• Units encountered a series of ‘surprise’ events en route
      • Hostile crowds
      • Ambushes
      • Destroyed bridges
    • Different leaders defined by distinct personality profiles:
      • “ Normal” leader
      • “ High anxious” leader
      • “ High aggressive” leader
    • Parameter-controlled ‘micro effects’ resulted in observable differences in behavior & distinct ‘mission outcomes’
  • Distinct Individual Profiles & Behavior “ Normal” “Anxious” Attention Perception / Situation Assessment Expectation Generation Affect Appraisal Goal Selection Action Selection Hostile large crowd Hostile large crowd Objective near Unit capability high Limited # of high-threat & self cues Movement blocked Danger to unit low Danger to unit and self high Perceptual threat & self bias Anxiety: Normal Anxiety: High Rapid-onset of high anxiety Danger from crowd unlikely Danger to unit and self high Career success threatened Threat and self oriented expectations Non-lethal crowd control Reduce anxiety Defend unit Threat and self focus goals Stop Stop; Lethal crowd control Non-lethal crowd control Report info Request help Request info Anxiety regulating behavior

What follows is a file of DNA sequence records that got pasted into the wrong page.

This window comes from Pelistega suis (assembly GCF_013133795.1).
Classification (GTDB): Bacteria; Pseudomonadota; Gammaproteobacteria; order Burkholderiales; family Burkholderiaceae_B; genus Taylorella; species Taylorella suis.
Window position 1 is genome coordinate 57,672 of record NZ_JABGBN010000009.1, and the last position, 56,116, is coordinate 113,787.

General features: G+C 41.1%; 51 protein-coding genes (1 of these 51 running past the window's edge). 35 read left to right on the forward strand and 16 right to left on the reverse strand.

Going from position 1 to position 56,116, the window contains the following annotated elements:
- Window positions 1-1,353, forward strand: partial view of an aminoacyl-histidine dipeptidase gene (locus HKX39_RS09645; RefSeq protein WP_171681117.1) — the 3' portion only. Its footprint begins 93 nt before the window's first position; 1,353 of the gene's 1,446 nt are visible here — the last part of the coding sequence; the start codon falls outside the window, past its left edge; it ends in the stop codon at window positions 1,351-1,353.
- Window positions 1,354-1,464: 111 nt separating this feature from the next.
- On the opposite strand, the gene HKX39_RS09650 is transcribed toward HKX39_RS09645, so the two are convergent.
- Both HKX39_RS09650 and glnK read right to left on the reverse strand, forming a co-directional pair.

• Representation & Reasoning Alternatives
    • Symbolic - specific emotions linked to particular effects & behavior
      • Rules
      • Belief nets
    • Connectionist (Araujo)
      • Parameters bias processing within a network
    • Decision-theoretic (Busemeyer)
      • Decision field theory
  • What Level of Resolution? “Black box” vs. “Process” models
    • May be all that is required for a particular application
    • Easier to build (…initially)
    Black box models - simulate input-output mappings ??? INPUT OUTPUT Don’t know and don’t care Stimulus Emotion Emotion Effects
  • Process Models - emulate internal processing